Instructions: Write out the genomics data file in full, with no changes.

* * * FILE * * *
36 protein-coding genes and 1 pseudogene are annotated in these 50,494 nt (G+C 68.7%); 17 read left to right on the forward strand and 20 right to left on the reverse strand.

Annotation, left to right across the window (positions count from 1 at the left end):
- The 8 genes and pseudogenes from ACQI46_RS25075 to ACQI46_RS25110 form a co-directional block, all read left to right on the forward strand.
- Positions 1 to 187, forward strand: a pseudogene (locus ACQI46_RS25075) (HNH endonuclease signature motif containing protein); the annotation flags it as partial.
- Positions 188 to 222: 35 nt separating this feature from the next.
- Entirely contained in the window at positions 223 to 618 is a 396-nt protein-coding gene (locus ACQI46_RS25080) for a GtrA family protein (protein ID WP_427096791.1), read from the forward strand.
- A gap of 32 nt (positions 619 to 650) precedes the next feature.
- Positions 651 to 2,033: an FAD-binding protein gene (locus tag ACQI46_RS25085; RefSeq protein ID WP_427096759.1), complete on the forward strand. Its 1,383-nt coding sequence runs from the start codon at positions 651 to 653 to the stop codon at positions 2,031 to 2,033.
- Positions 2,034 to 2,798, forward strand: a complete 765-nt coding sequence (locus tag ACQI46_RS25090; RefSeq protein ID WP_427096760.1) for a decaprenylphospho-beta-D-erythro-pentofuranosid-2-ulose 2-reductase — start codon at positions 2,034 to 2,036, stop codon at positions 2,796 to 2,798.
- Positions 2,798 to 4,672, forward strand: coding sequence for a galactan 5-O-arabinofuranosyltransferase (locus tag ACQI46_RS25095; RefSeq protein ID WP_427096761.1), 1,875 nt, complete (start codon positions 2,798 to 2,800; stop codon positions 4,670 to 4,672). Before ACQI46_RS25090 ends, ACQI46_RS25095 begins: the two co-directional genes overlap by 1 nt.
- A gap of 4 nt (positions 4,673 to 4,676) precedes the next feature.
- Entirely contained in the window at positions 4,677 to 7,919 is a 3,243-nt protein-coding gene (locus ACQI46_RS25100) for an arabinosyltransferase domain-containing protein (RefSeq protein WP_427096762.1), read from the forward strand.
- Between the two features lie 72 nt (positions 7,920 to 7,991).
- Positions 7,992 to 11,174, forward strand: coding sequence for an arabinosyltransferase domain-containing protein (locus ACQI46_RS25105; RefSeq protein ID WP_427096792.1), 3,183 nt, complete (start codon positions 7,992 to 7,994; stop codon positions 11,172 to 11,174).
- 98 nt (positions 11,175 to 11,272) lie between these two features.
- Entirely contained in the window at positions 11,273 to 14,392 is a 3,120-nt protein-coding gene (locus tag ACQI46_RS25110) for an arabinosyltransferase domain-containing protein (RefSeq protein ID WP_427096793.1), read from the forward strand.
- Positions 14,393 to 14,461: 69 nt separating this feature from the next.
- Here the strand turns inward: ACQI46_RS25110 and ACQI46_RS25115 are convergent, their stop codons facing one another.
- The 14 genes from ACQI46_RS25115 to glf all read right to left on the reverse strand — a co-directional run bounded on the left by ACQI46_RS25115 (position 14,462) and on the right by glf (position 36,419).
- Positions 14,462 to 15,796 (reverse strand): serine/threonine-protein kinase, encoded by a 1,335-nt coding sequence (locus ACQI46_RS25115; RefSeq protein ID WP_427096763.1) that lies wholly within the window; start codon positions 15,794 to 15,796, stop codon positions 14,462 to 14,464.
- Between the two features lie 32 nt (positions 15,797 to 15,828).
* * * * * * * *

36 protein-coding genes and 1 pseudogene are annotated in these 50,494 nt (G+C 68.7%); 17 read left to right on the forward strand and 20 right to left on the reverse strand.

Annotation, left to right across the window (positions count from 1 at the left end):
- The 8 genes and pseudogenes from ACQI46_RS25075 to ACQI46_RS25110 form a co-directional block, all read left to right on the forward strand.
- Positions 1 to 187, forward strand: a pseudogene (locus ACQI46_RS25075) (HNH endonuclease signature motif containing protein); the annotation flags it as partial.
- Positions 188 to 222: 35 nt separating this feature from the next.
- Entirely contained in the window at positions 223 to 618 is a 396-nt protein-coding gene (locus ACQI46_RS25080) for a GtrA family protein (protein ID WP_427096791.1), read from the forward strand.
- A gap of 32 nt (positions 619 to 650) precedes the next feature.
- Positions 651 to 2,033: an FAD-binding protein gene (locus tag ACQI46_RS25085; RefSeq protein ID WP_427096759.1), complete on the forward strand. Its 1,383-nt coding sequence runs from the start codon at positions 651 to 653 to the stop codon at positions 2,031 to 2,033.
- Positions 2,034 to 2,798, forward strand: a complete 765-nt coding sequence (locus tag ACQI46_RS25090; RefSeq protein ID WP_427096760.1) for a decaprenylphospho-beta-D-erythro-pentofuranosid-2-ulose 2-reductase — start codon at positions 2,034 to 2,036, stop codon at positions 2,796 to 2,798.
- Positions 2,798 to 4,672, forward strand: coding sequence for a galactan 5-O-arabinofuranosyltransferase (locus tag ACQI46_RS25095; RefSeq protein ID WP_427096761.1), 1,875 nt, complete (start codon positions 2,798 to 2,800; stop codon positions 4,670 to 4,672). Before ACQI46_RS25090 ends, ACQI46_RS25095 begins: the two co-directional genes overlap by 1 nt.
- A gap of 4 nt (positions 4,673 to 4,676) precedes the next feature.
- Entirely contained in the window at positions 4,677 to 7,919 is a 3,243-nt protein-coding gene (locus ACQI46_RS25100) for an arabinosyltransferase domain-containing protein (RefSeq protein WP_427096762.1), read from the forward strand.
- Between the two features lie 72 nt (positions 7,920 to 7,991).
- Positions 7,992 to 11,174, forward strand: coding sequence for an arabinosyltransferase domain-containing protein (locus ACQI46_RS25105; RefSeq protein ID WP_427096792.1), 3,183 nt, complete (start codon positions 7,992 to 7,994; stop codon positions 11,172 to 11,174).
- 98 nt (positions 11,175 to 11,272) lie between these two features.
- Entirely contained in the window at positions 11,273 to 14,392 is a 3,120-nt protein-coding gene (locus tag ACQI46_RS25110) for an arabinosyltransferase domain-containing protein (RefSeq protein ID WP_427096793.1), read from the forward strand.
- Positions 14,393 to 14,461: 69 nt separating this feature from the next.
- Here the strand turns inward: ACQI46_RS25110 and ACQI46_RS25115 are convergent, their stop codons facing one another.
- The 14 genes from ACQI46_RS25115 to glf all read right to left on the reverse strand — a co-directional run bounded on the left by ACQI46_RS25115 (position 14,462) and on the right by glf (position 36,419).
- Positions 14,462 to 15,796 (reverse strand): serine/threonine-protein kinase, encoded by a 1,335-nt coding sequence (locus ACQI46_RS25115; RefSeq protein ID WP_427096763.1) that lies wholly within the window; start codon positions 15,794 to 15,796, stop codon positions 14,462 to 14,464.
- Between the two features lie 32 nt (positions 15,797 to 15,828).